H/A: Physical Activity (2009)
To examine the safety and effectiveness of aerobic exercise interventions on immunological/virological, cardiopulmonary and psychological parameters in adults living with HIV/AIDS.
- Randomized controlled trials comparing aerobic exercise interventions with no aerobic exercise interventions or another exercise or treatment modality, performed at least three times per week for at least four weeks
- Adults (age 18 or older) living with HIV/AIDS
- Studies of men only, women only or both at all stages of infection.
Excluded if not included above.
- To identify the appropriate studies, the following databases were searched: MEDLINE, EMBASE, SCIENCE CITATION INDEX, AIDSLINE, CINAHL, HEALTHSTAR, PSYCHLIT, SOCIOFILE, SCI, SSCI, ERIC and DAI
- Published and unpublished abstracts were reviewed, as well as proceedings from major international and national HIV/AIDS conferences such as the Intersciences Conference on Antimicrobial Agents and Chemotherapy, the Conference on Retroviruses and Opportunistic Infections (CROI), the Infectious Diseases Society of America Conference and the International AIDS Conference
- Reference lists from pertinent articles and books were reviewed and personal contacts with authors were used, as well as Collaborative Review Group databases
- Targeted journals were hand-searched for relevant articles
- There were no language restrictions
- Searches for the original review covered the period from 1980 to July 1999
- The first update of this review included an additional search of the literature, followed by identification of included studies that met the inclusion criteria from August 1999 to January 2001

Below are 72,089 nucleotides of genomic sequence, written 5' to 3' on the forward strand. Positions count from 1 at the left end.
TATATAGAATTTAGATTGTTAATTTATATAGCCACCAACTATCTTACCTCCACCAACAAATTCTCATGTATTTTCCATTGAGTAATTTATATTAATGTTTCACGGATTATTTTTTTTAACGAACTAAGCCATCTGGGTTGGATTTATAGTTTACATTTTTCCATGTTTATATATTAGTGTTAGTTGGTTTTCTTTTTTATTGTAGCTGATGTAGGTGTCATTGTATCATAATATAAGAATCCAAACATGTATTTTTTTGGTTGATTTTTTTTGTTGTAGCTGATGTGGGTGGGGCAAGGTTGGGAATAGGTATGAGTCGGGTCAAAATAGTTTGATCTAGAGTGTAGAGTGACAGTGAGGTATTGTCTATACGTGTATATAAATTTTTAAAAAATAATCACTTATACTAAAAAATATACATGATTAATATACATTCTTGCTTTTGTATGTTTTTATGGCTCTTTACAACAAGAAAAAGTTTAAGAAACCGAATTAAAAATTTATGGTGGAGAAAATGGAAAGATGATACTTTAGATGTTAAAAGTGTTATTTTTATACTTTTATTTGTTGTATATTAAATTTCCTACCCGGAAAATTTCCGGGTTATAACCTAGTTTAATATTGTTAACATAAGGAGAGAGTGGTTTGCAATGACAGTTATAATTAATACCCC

- For the second update, a search was conducted to identify additional studies published from February 2001 to August 2003.
- Data on study design, participants, interventions, outcomes and methodological quality were abstracted from studies that met the inclusion criteria onto specifically designed data-collection forms by at least two reviewers
- Meta-analysis was done using RevMan 4.2 computer software on outcomes whenever possible
- For continuous outcomes, the weighted mean difference and 95% confidence intervals for the means were calculated
- For dichotomous/binary outcomes, the odds ratio, absolute difference in odds, relative risk, risk difference, and the number needed to treat and 95% confidence intervals were calculated
- Subgroup analyses were done whenever possible using identified outcome measures to estimate whether aerobic exercise interventions were associated with differences among groups
- Sensitivity analyses were done to determine whether particular studies skewed results.
Timing of Measurements
Studies lasted at least four weeks.
- Immunological/virological indicators: CD4 count and viral load
- Cardiopulmonary measures: Maximal oxygen consumption, oxygen pulse, maximum heart rate, maximum tidal volume, forced expiratory volume, minute ventilation, lactic acid threshold, maximum work rate, fatigue and dyspnea
- Psychological measures: General measures of psychological status and health-related quality of life
- Safety measures: Injuries, immune suppression and mortality.
- Aerobic exercise interventions compared with no aerobic exercise interventions or another exercise or treatment modality, done at least three times per week for at least four weeks
- Aerobic interventions included, but were not limited to, walking, jogging, cycling, rowing, stair-stepping and swimming.
Initial N: Searches identified 487 citations
Attrition (final N): A total of 10 studies (six from the original search, two from the first updated search and two from this second updated search) met inclusion criteria for this review
Age: Range, 18 years to 58 years